The Year of Billy Miller (and Other Beginning Chapter Books)
It was the first day of second grade and Billy Miller was worried. He was worried he wouldn’t be smart enough for the school year.
There was a reason Billy was worried. Two weeks earlier on their drive home from visiting Mount Rushmore and the Black Hills of South Dakota . . .
While I adore Kevin Henkes’s picture books–and easy readers–every bit as much as the next person, I’ve always found his novels a bit too quiet, introspective, and character-driven for my taste. THE YEAR OF BILLY MILLER certainly fits that profile, but I liked it as much as any of his longer works of fiction (and yes, that probably includes OLIVE’S OCEAN), and easily liked it better than JUNONIA, his previous effort for this audience. In our discussion of PENNY AND HER MARBLE, we noticed how attuned Henkes it to his young audience, and that’s evident in BILLY MILLER as well. I also mentioned in that discussion how a little humor goes a long way for me, whether it’s I BROKE MY TRUNK in the easy reader format or, say, THE ADVENTURES OF SIR GAWAIN THE TRUE in the beginning chapter book format. But, once again, I have to put my personal preferences aside and acknowledge that what Henkes is doing is just as distinguished in its own way–and perhaps just as funny, too.
How does THE YEAR OF BILLY MILLER stack up against other notable beginning chapter books this year? Very well, I think. I’d easily take it over Neil Gaiman’s UNFORTUNATELY, THE MILK, a wild little romp of a book, but one without any Newbery aspirations. I also think it compares favorably to a couple of recent entries in our favorite series, namely CLEMENTINE AND THE SPRING TRIP by Sara Pennypacker and ALVIN HO: ALLERGIC TO BABIES, BURGLARS, AND OTHER BUMPS IN THE NIGHT by Lenore Look. If this were the fourth or fifth book about Billy Miller, I don’t think it would have quite the fanfare that this first book does, but that’s not to say we should not treat this one as a serious contender. Rather, we should not chronically underestimate and undervalue the outstanding work of Sara Pennypacker and Lenore Look.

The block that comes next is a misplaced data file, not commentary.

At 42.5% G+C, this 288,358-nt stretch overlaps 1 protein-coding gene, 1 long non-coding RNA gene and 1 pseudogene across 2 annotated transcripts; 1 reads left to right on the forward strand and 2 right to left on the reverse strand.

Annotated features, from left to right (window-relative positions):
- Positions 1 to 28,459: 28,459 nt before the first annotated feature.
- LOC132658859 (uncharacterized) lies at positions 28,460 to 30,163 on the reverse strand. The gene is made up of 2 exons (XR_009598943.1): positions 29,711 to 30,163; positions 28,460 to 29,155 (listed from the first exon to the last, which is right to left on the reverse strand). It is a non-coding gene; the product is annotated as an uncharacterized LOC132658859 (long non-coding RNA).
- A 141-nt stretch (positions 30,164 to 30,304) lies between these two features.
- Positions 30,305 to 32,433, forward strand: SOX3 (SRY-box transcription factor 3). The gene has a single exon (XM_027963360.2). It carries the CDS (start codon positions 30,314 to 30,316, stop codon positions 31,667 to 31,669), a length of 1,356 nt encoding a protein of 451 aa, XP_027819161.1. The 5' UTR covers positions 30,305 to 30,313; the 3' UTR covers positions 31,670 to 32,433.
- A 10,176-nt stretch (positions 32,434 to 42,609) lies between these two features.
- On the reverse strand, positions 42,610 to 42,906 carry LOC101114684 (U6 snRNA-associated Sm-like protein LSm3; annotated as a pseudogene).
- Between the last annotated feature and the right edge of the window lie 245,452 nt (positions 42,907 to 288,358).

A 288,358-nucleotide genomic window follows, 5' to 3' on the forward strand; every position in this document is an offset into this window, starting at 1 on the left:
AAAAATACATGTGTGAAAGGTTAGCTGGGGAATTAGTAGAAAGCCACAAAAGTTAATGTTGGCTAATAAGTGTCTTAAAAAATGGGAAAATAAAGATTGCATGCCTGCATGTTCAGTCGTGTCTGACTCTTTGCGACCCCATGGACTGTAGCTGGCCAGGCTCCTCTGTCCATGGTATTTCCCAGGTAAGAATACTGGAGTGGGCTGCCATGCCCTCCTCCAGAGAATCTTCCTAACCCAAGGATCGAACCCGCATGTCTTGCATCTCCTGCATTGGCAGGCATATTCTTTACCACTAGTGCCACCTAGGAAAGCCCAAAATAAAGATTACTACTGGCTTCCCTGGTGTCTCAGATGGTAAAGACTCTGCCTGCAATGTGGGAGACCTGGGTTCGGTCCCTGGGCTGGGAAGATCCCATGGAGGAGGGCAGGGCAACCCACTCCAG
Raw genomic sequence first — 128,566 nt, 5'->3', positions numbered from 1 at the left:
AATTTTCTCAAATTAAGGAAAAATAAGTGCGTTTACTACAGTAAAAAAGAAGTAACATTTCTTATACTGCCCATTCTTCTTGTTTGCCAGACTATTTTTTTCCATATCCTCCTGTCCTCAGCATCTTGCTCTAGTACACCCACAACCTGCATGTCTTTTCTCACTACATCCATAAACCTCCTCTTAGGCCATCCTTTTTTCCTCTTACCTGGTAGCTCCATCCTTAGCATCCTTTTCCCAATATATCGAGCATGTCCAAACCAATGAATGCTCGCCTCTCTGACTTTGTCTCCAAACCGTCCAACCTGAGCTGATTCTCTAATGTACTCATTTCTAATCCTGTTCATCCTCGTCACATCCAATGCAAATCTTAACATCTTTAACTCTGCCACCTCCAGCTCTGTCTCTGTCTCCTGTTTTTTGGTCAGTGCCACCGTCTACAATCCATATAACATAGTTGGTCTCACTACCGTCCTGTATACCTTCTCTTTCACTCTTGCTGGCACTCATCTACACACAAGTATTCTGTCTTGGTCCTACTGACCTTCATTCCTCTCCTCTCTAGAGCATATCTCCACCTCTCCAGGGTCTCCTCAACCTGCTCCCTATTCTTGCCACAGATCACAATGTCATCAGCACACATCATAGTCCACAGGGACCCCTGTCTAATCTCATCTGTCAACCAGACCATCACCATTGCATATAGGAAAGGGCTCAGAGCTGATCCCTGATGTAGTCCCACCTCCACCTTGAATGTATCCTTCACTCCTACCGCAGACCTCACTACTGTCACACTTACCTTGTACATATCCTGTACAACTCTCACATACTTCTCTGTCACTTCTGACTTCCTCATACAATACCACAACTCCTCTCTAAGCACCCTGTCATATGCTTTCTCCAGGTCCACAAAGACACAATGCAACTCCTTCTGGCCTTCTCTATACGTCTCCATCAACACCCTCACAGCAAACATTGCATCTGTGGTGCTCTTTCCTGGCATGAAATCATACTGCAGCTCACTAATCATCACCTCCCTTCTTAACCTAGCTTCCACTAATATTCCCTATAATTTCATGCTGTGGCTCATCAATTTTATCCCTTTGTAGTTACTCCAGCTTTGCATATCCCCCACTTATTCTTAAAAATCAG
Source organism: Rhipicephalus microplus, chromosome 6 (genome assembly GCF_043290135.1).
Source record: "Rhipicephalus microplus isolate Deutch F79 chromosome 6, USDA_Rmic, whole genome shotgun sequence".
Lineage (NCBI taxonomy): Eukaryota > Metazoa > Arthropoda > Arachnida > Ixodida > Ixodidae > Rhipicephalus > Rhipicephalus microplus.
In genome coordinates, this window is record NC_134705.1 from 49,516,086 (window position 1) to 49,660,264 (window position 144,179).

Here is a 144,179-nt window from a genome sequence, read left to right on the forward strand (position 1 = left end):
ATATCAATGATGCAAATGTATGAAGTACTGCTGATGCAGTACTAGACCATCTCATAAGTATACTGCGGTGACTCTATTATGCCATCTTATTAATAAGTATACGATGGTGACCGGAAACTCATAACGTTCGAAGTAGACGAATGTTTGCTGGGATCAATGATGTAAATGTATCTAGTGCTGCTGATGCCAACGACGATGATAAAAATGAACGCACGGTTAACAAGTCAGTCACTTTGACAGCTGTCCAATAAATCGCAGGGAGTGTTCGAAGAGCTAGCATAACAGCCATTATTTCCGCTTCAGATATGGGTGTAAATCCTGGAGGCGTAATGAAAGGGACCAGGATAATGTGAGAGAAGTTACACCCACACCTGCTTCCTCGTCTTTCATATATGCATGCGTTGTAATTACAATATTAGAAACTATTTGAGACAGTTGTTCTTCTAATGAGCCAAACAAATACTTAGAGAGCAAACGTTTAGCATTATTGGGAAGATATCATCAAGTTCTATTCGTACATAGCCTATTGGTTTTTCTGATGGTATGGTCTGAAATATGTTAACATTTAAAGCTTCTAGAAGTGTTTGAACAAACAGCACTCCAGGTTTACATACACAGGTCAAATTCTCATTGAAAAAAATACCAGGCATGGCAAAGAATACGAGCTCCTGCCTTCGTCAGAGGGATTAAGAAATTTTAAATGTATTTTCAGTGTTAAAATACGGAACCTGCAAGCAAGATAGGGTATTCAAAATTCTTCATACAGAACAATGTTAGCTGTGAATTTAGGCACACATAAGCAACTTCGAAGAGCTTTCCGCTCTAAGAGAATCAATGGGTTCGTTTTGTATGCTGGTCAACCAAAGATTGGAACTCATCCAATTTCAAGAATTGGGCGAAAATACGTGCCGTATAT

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About Jonathan Hunt
Jonathan Hunt is the Coordinator of Library Media Services at the San Diego County Office of Education. He served on the 2006 Newbery committee, and has also judged the Caldecott Medal, the Printz Award, the Boston Globe-Horn Book Awards, and the Los Angeles Times Book Prize. You can reach him at firstname.lastname@example.org
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